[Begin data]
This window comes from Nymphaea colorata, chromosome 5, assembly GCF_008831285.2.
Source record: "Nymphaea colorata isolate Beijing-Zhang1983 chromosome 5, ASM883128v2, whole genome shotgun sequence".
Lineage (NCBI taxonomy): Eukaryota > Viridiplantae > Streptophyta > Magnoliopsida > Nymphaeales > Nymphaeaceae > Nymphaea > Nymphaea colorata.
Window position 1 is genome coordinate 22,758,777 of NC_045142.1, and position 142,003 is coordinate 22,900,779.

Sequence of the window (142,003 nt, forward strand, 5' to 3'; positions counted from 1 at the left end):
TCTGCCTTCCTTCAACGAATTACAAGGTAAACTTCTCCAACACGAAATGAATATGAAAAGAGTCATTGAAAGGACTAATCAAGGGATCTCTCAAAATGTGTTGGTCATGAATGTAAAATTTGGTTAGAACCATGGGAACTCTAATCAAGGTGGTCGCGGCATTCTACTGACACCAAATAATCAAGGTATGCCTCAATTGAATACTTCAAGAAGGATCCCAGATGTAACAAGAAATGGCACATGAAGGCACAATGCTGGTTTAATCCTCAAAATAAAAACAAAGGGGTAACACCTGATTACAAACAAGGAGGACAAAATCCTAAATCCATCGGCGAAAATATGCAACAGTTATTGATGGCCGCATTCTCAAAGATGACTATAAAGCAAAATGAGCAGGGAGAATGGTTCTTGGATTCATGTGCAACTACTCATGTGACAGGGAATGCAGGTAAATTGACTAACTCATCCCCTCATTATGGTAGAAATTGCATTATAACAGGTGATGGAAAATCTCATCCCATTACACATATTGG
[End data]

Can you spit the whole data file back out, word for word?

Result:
This window comes from Nymphaea colorata, chromosome 5, assembly GCF_008831285.2.
Source record: "Nymphaea colorata isolate Beijing-Zhang1983 chromosome 5, ASM883128v2, whole genome shotgun sequence".
Lineage (NCBI taxonomy): Eukaryota > Viridiplantae > Streptophyta > Magnoliopsida > Nymphaeales > Nymphaeaceae > Nymphaea > Nymphaea colorata.
Window position 1 is genome coordinate 22,758,777 of NC_045142.1, and position 142,003 is coordinate 22,900,779.

Sequence of the window (142,003 nt, forward strand, 5' to 3'; positions counted from 1 at the left end):
TCTGCCTTCCTTCAACGAATTACAAGGTAAACTTCTCCAACACGAAATGAATATGAAAAGAGTCATTGAAAGGACTAATCAAGGGATCTCTCAAAATGTGTTGGTCATGAATGTAAAATTTGGTTAGAACCATGGGAACTCTAATCAAGGTGGTCGCGGCATTCTACTGACACCAAATAATCAAGGTATGCCTCAATTGAATACTTCAAGAAGGATCCCAGATGTAACAAGAAATGGCACATGAAGGCACAATGCTGGTTTAATCCTCAAAATAAAAACAAAGGGGTAACACCTGATTACAAACAAGGAGGACAAAATCCTAAATCCATCGGCGAAAATATGCAACAGTTATTGATGGCCGCATTCTCAAAGATGACTATAAAGCAAAATGAGCAGGGAGAATGGTTCTTGGATTCATGTGCAACTACTCATGTGACAGGGAATGCAGGTAAATTGACTAACTCATCCCCTCATTATGGTAGAAATTGCATTATAACAGGTGATGGAAAATCTCATCCCATTACACATATTGG